Hitler's Gateway to the Atlantic (Hardback)
German Naval Bases in France 1940-1945
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Employing new research from both German and French sources, the author examines the role that the French Atlantic ports played for the Kriegsmarine during the Second World War.
When the Wehrmacht overran France in May and June of 1940, the German navy's dream of access to the Atlantic was realised, and Brest, Lorient, St Nazaire, La Pallice and Bordeaux were converted into naval bases for surface, U-boat and auxiliary cruiser operations, though it is only the heavily fortified U-boat bunkers that have received any attention to date. The book describes the extent to which the French, both locally and at the level of the Vichy Government, cooperated with the German authorities in occupied France to convert the existing ports, and explains how the 45,000 workers of the Todt Organisation built the monumental bunkers and other facilities. This fascinating narrative of the German occupation is balanced by the story of the vicious British maritime-air campaign that was commenced immediately following the fall of France, and which was far more effective than has been previously suggested. The German attempt to turn Brittany into a vast bastion area after the Normandy landings is a further aspect which is covered in detail for the first time.
A highly readable account with many previously unpublished images.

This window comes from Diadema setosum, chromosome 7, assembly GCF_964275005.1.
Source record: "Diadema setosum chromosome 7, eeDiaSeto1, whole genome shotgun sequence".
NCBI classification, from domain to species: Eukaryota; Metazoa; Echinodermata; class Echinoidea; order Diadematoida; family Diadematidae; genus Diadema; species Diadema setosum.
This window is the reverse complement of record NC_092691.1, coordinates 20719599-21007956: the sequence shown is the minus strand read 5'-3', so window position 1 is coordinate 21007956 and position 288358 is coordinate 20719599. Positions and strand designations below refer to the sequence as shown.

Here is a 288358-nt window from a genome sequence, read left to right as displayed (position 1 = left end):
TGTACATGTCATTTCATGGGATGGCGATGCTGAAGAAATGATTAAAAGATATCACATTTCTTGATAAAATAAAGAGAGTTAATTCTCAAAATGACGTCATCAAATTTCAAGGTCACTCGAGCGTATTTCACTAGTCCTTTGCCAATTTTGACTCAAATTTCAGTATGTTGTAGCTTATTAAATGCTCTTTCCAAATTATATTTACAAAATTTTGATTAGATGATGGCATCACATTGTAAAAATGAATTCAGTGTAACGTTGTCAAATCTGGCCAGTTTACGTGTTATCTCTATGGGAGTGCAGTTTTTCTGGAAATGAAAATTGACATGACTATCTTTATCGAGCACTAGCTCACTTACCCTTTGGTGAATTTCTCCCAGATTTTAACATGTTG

Featured inFortress Study Group, September 2019
This is an excellent book which makes a real contribution to the history of the Second World War in European waters.Warship Annual
A well-researched book, superbly illustrated with contemporary photographs, original and timely...Hellwinkel offers crucial new insights...By far the richest of Hellwinkel's contributions to historical scholarship is his intimate familiarity with the physical facilities and the human interactions between the occupiers and the occupied...This is a book that deserves to be widely read and discussed.Mariner's Mirror
The book is well illustrated with many formal and informal photographs, and overall provides a comprehensive account of an aspect of World War 2, which to date has received little attention.Warship World
This highly readable account represents a significant addition to the published literature on the naval war in the Atlantic. The author is to be congratulated for providing a wealth of new information which has been illustrated with numerous previously unpublished images. Highly recommended.Marine News
Many people like to visit the “battlefields” and grounds (called “battlefield tourism”) of World War 2 and this volume will greatly assist any such expedition as it devotes an entire chapter to the present day condition of many structures. Not only is this superb book useful for this but it is a remarkable compilation on the structures in wartime too. In short, this is a highly interesting book and it deserves shelf space in any ones World War 2 naval library.MIlitary Archive Research